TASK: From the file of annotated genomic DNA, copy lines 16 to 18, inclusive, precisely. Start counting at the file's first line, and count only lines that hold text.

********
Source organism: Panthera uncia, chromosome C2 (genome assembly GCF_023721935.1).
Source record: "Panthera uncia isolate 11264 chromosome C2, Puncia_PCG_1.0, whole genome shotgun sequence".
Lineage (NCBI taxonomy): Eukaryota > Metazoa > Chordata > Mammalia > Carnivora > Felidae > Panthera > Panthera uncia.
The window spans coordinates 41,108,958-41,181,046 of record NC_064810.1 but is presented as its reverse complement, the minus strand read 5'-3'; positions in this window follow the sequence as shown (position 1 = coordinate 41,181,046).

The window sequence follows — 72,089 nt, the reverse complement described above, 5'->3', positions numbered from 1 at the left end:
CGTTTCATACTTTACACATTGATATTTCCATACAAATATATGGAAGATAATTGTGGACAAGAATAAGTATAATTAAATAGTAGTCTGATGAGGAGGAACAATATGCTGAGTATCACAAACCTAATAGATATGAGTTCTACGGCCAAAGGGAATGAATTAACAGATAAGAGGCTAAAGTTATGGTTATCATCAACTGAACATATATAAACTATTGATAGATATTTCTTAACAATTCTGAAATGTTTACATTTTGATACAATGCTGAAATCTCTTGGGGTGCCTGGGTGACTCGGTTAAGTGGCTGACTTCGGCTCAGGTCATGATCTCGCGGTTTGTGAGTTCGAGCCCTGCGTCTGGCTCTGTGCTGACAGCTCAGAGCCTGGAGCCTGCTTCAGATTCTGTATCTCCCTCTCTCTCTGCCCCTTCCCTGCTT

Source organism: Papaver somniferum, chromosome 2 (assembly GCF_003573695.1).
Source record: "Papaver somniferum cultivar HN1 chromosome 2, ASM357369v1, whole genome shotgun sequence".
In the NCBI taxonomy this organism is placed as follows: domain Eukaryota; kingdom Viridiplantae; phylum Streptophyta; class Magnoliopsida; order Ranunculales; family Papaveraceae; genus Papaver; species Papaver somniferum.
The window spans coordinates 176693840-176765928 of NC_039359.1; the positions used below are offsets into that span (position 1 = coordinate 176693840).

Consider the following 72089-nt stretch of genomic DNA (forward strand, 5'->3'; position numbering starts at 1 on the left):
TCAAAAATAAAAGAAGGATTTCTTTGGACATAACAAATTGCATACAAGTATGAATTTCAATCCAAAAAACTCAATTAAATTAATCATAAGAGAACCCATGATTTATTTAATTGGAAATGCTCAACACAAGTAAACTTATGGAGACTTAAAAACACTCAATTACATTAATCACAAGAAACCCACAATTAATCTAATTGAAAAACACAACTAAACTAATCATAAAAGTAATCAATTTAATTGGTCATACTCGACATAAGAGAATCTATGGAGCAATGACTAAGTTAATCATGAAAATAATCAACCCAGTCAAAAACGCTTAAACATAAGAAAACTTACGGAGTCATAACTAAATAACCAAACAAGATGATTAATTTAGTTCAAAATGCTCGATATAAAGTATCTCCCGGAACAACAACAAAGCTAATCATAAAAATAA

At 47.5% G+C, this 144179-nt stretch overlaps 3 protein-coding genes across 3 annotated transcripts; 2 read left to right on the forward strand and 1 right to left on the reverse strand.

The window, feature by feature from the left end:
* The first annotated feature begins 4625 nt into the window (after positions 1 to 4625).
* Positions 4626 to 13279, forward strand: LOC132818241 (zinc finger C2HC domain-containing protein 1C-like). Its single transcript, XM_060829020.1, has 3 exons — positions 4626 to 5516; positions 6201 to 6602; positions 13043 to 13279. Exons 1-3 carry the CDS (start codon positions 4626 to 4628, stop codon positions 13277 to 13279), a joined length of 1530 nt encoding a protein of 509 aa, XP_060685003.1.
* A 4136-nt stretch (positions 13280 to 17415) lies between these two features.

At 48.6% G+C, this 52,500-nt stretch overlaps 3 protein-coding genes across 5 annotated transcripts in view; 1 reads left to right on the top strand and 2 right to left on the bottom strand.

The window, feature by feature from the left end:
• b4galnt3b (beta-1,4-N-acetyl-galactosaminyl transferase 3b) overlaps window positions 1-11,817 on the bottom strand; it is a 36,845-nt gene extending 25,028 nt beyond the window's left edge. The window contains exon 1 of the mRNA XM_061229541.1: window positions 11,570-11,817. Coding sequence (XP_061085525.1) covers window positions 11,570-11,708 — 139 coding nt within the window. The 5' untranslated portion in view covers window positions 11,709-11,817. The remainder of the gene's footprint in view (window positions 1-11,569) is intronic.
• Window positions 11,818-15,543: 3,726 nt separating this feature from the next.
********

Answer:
* Positions 4626 to 13279, forward strand: LOC132818241 (zinc finger C2HC domain-containing protein 1C-like). Its single transcript, XM_060829020.1, has 3 exons — positions 4626 to 5516; positions 6201 to 6602; positions 13043 to 13279. Exons 1-3 carry the CDS (start codon positions 4626 to 4628, stop codon positions 13277 to 13279), a joined length of 1530 nt encoding a protein of 509 aa, XP_060685003.1.
* A 4136-nt stretch (positions 13280 to 17415) lies between these two features.

At 48.6% G+C, this 52,500-nt stretch overlaps 3 protein-coding genes across 5 annotated transcripts in view; 1 reads left to right on the top strand and 2 right to left on the bottom strand.